Feel free to get in touch with me if you have any questions, comments, or problems. If you don't see me in the lobby, send me an e-mail message at email@example.com or call me at 734.647.1174.
Thanks again for coming to this event. Very best wishes,
Kenneth C. Fischer UMS President
The UMS Lobby
In June 2009, UMS was one of four organizations awarded an "Innovation Lab" grant by EMCArts, with support from the Doris Duke Charitable Foundation, to develop an idea that could have a profound impact on how they do business. UMS will launch a beta version of the project in February.
The UMS Lobby will expand and redefine what we mean by "the UMS experience." By combining online and live components in everything UMS does, we will enable a wide range of participants to engage more continuously and more deeply with each other, with the extraordinary history of UMS, with the artists we now present, and with the life of UMS in Ann Arbor and throughout the region.
The UMS Lobby is both a virtual and physical space where people meet, exchange ideas, and build relation?ships -a bridge between daily life and the special places we devote to artistic experiences. The UMS Lobby will include:
-Live preand post-performance events that extend the UMS experience
-A digitized historical archive that includes access to UMS's extraordinary 131 -year history, including the opportunity to submit your own comments, memories, and observations about events that you've attended
-A multimedia blog with articles, video, audio, photos, and links
-Stories from patrons and others about the impact of UMS -in essence, a "living archive" that will grow with time and supplement the historical archive
-Conversation areas that include feeds from our facebook, twitter, and other networks, but that also provide a place to listen and to be heard
FROM UMS CHAIRMAN, JIM STANLEY
How fortunate we are to be part of a UMS audience experiencing artistic performanc?es that have the potential to transform lives. That is of little surprise given the role UMS has in inspiring us, enriching our community, and broadening our understandings of each other. Be it the sound of music, the movement of dance, or the voice of theater, UMS has brought extraordi?nary performances and new experiences from some of the world's most distinctive artists to us for 131 years. UMS is regarded as one of the country's most respected organizations bringing artists and audiences together. UMS makes a dif?ference.
UMS events are presented in many diverse venues, all of which are chosen to create an unusual bond between the performers and the audience. Both the seasoned attendee and the newcomer quickly grasp this unique connection. Lasting ovations and knowledgeable chatter of those leaving the hall let the artists know they have been deeply appreciated and understood. That atmosphere has established a special rela?tionship between UMS audiences and artists. It's been that way for generations.
But there is more than simply a few hours of respite from our busy lives. Our forbearers knew the importance of sustaining their emotional and intellectual spirit by revisiting the many cultural roots that surround them. And so do we. In today's times of world conflict and economic stress, UMS plays a most valuable role in sustain?ing our global community's well being. The 0910 season is a testament to that role. As a starter, the first half of the year witnessed the likes of the Berlin Philharmonic, Shakespeare's Globe Theatre of London, The Suzanne Farrell Ballet, and the Vienna Boys Choir. The second half offers the classical music of the Chicago Symphony Orchestra and the San Francisco Symphony, Lang Lang at the piano and Julia Fischer on the violin, the moods of Wynton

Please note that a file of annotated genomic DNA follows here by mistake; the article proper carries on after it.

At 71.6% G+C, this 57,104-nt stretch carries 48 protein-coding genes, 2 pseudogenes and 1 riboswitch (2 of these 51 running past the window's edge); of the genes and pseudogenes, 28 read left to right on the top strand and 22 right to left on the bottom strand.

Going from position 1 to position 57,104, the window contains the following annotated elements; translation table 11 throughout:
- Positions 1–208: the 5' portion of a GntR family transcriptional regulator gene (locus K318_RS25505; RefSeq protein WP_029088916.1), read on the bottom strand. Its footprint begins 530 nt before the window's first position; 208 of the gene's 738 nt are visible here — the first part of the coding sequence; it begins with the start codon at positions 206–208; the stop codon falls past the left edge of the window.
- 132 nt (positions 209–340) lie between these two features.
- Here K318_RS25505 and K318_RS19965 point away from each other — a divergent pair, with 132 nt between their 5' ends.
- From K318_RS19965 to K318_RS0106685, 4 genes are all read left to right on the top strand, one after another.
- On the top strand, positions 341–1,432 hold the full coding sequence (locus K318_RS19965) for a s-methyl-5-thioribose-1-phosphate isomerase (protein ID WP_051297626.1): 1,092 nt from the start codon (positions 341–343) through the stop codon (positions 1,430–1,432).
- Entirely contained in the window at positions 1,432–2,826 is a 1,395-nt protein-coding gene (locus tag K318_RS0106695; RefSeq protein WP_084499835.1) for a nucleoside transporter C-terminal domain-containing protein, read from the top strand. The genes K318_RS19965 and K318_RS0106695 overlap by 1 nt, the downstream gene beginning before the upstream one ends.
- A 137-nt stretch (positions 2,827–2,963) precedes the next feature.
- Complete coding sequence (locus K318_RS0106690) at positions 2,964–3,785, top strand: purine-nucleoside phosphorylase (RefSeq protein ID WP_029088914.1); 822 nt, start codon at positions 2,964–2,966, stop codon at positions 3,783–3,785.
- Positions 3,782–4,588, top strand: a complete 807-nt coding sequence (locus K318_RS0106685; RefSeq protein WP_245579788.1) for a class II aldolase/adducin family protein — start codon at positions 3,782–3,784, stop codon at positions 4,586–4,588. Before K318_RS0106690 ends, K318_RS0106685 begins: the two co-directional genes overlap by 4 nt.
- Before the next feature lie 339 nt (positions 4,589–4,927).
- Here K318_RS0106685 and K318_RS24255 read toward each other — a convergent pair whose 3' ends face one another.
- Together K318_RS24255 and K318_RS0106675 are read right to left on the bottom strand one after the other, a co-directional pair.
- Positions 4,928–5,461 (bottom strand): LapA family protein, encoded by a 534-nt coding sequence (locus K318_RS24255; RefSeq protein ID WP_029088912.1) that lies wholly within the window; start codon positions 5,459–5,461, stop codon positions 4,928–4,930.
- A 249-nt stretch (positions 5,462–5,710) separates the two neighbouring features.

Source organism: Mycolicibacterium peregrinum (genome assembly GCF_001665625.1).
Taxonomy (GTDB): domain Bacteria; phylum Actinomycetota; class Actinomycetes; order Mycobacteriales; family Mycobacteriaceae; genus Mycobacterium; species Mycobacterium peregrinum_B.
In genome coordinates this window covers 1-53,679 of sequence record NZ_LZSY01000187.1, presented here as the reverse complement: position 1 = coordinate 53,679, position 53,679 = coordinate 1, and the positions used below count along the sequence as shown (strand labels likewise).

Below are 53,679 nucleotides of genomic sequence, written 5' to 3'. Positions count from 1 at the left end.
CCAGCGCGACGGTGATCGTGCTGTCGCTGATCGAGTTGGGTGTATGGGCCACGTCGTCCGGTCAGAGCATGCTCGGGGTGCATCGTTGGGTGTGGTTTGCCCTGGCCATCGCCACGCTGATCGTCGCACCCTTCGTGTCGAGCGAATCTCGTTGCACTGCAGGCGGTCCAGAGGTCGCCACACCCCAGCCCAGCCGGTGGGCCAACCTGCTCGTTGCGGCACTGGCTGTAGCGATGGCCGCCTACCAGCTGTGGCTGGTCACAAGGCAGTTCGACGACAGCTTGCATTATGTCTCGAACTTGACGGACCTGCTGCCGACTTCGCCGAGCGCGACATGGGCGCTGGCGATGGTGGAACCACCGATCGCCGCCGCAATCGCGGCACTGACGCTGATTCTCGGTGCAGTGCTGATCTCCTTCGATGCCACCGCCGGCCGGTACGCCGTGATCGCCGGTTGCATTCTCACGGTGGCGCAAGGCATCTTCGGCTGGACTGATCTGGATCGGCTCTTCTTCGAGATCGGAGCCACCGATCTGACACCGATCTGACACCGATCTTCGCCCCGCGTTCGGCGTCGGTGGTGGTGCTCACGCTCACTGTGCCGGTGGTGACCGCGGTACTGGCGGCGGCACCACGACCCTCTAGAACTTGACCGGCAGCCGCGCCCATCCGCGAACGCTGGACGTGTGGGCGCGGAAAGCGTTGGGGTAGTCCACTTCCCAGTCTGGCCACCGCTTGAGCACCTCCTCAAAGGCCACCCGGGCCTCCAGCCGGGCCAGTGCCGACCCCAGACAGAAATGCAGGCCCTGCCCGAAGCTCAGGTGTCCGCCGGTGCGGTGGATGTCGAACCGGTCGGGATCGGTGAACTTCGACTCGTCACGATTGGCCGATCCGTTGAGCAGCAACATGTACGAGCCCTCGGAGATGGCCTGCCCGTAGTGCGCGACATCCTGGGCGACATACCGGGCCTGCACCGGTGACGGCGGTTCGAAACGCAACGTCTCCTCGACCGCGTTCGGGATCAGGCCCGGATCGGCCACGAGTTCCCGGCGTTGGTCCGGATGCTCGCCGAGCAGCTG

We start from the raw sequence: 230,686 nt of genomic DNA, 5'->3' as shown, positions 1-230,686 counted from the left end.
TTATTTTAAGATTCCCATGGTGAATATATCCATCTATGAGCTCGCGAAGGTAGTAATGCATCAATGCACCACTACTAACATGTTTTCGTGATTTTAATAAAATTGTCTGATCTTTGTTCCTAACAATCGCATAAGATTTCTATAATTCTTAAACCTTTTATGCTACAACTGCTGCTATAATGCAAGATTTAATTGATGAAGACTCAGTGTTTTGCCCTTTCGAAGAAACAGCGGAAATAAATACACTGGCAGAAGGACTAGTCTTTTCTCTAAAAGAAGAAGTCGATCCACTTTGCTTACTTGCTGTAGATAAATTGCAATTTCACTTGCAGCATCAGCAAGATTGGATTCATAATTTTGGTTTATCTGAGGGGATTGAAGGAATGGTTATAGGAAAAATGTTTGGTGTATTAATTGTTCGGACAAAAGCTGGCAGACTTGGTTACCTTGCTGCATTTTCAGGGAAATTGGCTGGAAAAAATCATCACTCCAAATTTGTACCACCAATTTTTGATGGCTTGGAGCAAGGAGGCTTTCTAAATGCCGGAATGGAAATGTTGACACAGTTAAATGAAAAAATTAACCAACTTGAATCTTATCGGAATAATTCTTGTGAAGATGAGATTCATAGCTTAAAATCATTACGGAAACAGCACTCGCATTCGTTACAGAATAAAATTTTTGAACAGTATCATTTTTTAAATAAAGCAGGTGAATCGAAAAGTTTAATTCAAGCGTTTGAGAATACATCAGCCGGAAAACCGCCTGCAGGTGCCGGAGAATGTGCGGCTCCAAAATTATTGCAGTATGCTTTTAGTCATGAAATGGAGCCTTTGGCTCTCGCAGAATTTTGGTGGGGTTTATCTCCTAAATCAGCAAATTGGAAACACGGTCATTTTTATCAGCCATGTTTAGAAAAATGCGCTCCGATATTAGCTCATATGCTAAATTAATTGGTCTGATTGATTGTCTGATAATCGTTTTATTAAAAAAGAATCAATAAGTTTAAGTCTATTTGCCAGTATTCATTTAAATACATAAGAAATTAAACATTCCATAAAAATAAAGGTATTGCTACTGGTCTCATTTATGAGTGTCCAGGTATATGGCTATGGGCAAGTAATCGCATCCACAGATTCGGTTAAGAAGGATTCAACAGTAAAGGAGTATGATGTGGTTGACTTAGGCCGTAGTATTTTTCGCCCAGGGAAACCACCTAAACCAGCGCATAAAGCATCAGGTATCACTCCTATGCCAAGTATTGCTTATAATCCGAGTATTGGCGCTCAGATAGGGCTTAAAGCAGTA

Marsalis and the Jazz at Lincoln Center Orchestra, the singing of Ladysmith Black Mambazo, the voices of St. Petersburg's Maly Drama Theater, the motion of Hubbard Street Dance Chicago, and the wit of The New Yorker music critic Alex Ross. These performances are a small bit of what UMS is doing for us now. It just doesn't get any better anywhere.
The UMS Board and I encourage you to engage yourself in the many experiences afford-
ed by UMS. Dare yourself to be exposed to the different sounds and colors that are part of our ever-shrinking planet. They are all here. Enjoy the pride in being among our individual and corporate donors whose contributions fund more than half the expenses of bringing worldwide artists to our doors each year. The
back of this program documents the wonderful support, both large and small, from our benefac?tors. Join them and participate as advocates for the cultural contributions that UMS offers to our greater community. Do it for yourself and for those who follow. Learn about us and talk to us at www.ums.org. We like to listen. And remem?ber how very fortunate you are to be part of the UMS difference.
James C. Stanley I
Chair, UMS Board of Directors
CORPORATE AND FOUNDATION LEADERS
James G. Vella
President, Ford Motor Company Fund '
and Community Services
Through music and the arts, we are inspired
to broaden our horizons, bridge differences
among cultures, and set our spirits free.
We are proud to support the University
Musical Society and acknowledge the
important role it plays in our community."
Dr. Ora Hirsch Pescovitz
Executive Vice President for Medical Affairs, University of Michigan, and CEO, University of Michigan Health System "When I was young, I contemplated becoming a concert pianist. Though I didn't pursue that career path, the arts have remained a prominent fixture in my life, both personally and professionally. Music and the arts feed our imaginations, heal our spirits, and inspire us to evolve and grow. We are very fortunate to have the University Musical Society as part of our community, and the University of Michigan Health System is privileged to sponsor such a creative, vibrant part of our culture. Here's to a great year!"
Douglass R. Fox